Richard Nixon played on the growing tensions among working-class Democrats over race relations, turning some voters in the Democratic Party against their own leadership and luring them into the GOP.
When Jimmy Carter ran for president in 1976, he did the same, attracting some Republicans who were frustrated about the Watergate scandal, though he had little success in 1980 when Republican Ronald Reagan did the same to him by attracting disaffected Democrats with promises of a muscular national security state, tax cuts and deregulation.
During the 1990s, Democrat Bill Clinton championed more military intervention in areas like Bosnia and Kosovo, which aggravated the splits between younger neoconservative Republicans, who wanted the United States to be more aggressive overseas, and others in the party who wanted the United States to pull back from international obligations.
In 1996, this weakened the ability of Republican presidential candidate Sen. Bob Dole to use the national security advantage against the Democrats. George W. Bush used the technique on national security in 2004 by calling for a strong interventionist position at a time Democrats were divided between those who were strongly critical of the Iraq War and others who were more supportive.
Can President Obama enjoy the same kind of success that came from these efforts? Probably not.
Regardless of whether this is good policy, it is unlikely to reap major political benefits even though the polls suggest the public is on President Obama's side. The first reason is that this decision was made through the executive branch's authority, thereby diminishing the payback that comes from winning a battle on the legislative front, which requires building political support and mobilizing the public behind an idea.
The second is that President Obama and the Democrats have been less than effective at immigration reform until now, in the eyes of immigration advocates.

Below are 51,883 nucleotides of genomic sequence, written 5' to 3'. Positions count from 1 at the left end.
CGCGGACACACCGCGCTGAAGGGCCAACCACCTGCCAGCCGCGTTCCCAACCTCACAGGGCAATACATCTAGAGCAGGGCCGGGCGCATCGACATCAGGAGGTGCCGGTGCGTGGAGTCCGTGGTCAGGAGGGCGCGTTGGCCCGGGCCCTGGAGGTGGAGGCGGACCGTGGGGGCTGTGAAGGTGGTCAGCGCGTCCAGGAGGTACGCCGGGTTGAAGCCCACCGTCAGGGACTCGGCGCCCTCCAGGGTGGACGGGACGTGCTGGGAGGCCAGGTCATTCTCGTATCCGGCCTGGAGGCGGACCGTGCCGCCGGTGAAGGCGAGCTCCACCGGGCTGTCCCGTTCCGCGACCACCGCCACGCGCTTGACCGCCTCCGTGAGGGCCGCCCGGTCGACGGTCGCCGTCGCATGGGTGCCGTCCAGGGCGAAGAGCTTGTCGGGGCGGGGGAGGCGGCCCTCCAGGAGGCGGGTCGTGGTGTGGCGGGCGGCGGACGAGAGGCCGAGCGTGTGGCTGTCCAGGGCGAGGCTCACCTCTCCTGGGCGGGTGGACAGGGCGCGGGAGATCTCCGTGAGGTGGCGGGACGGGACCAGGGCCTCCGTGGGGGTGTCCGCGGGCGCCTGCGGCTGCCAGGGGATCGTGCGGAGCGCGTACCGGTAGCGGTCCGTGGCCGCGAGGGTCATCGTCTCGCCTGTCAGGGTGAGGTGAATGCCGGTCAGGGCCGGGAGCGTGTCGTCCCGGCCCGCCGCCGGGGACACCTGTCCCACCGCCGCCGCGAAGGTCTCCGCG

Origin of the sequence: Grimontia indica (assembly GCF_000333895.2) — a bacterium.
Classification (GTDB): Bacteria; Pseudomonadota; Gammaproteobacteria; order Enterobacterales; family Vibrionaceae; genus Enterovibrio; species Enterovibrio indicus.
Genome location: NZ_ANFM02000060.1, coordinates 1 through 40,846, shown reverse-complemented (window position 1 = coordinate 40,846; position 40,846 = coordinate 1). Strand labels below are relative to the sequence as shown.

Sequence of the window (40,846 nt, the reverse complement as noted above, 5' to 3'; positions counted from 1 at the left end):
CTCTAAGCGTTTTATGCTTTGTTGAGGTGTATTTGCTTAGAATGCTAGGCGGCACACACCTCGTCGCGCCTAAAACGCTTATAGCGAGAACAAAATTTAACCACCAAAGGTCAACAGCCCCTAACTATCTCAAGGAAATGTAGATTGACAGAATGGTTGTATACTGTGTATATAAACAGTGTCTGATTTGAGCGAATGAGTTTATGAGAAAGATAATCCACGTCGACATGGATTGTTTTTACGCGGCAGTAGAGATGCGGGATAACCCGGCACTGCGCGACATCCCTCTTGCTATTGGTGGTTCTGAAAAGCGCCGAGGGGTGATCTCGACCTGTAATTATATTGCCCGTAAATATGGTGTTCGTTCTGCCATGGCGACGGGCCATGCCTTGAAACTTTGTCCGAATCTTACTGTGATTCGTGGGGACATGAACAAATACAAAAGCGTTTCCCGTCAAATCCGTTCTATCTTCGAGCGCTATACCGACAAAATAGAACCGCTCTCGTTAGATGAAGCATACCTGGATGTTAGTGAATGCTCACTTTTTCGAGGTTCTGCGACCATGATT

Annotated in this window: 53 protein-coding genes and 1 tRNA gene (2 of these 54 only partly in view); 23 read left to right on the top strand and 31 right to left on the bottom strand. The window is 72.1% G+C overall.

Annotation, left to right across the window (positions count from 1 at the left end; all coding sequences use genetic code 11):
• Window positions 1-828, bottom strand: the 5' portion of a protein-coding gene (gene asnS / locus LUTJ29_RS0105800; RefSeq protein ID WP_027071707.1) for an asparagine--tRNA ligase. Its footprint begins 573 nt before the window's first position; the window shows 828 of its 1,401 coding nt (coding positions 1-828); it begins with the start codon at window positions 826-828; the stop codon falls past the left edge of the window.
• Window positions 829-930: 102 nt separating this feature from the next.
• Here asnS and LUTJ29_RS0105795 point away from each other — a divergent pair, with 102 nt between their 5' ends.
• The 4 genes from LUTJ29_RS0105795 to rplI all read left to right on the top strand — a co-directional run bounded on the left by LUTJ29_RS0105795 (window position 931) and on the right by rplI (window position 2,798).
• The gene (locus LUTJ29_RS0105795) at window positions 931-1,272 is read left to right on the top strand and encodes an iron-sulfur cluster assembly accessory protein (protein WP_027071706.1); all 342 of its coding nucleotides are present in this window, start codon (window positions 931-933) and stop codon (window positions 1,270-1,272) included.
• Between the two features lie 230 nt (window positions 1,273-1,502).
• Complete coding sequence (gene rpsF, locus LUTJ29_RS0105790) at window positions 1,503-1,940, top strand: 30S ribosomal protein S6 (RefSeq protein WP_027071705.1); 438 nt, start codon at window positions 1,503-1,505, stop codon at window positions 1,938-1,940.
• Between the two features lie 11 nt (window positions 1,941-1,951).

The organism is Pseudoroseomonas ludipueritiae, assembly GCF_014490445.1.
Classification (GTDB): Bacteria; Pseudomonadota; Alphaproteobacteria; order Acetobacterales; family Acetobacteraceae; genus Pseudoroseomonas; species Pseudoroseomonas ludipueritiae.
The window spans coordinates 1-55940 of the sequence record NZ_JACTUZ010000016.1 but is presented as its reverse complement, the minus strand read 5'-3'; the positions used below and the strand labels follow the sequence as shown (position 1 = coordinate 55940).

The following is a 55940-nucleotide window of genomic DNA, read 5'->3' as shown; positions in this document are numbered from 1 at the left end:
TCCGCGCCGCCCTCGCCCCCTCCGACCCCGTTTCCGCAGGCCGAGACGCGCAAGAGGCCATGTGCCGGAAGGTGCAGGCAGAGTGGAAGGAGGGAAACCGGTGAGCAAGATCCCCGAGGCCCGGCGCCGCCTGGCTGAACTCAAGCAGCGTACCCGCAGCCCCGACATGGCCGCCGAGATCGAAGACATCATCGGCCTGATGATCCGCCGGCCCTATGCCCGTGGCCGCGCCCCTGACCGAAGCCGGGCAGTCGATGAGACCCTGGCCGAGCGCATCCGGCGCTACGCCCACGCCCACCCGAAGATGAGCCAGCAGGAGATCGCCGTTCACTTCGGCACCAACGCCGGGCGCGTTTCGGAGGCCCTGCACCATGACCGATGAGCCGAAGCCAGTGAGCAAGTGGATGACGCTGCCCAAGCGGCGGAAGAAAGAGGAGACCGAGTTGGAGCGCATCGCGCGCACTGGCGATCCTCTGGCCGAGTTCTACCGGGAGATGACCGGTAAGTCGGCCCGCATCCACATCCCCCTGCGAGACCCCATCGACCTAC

Many organizations have been disappointed with the president's unwillingness to make this a priority issue in previous years. Given this history, combined with the announcement coming in an election year, many Latinos might still be skeptical about how much the president has changed and what he would do with a second term.
Finally, there is the problem of timing. Given the fact that the economy keeps moving in the wrong direction, it is difficult to exploit divisions in the opposition party on issues that are not front and center for many voters, including voters in swing states that will determine the election.
His decision on immigration can easily turn into an issue that Republicans use against the president by saying that it is further evidence that he is not primarily focused on the biggest challenges of the day (as they did with health care).
Presidents do have the ability to exploit party divisions and move closer to election victory as a result. But in this case, it is unclear whether Obama will join the list of presidents who have done this successfully.
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The opinions expressed in this commentary are solely those of Julian Zelizer.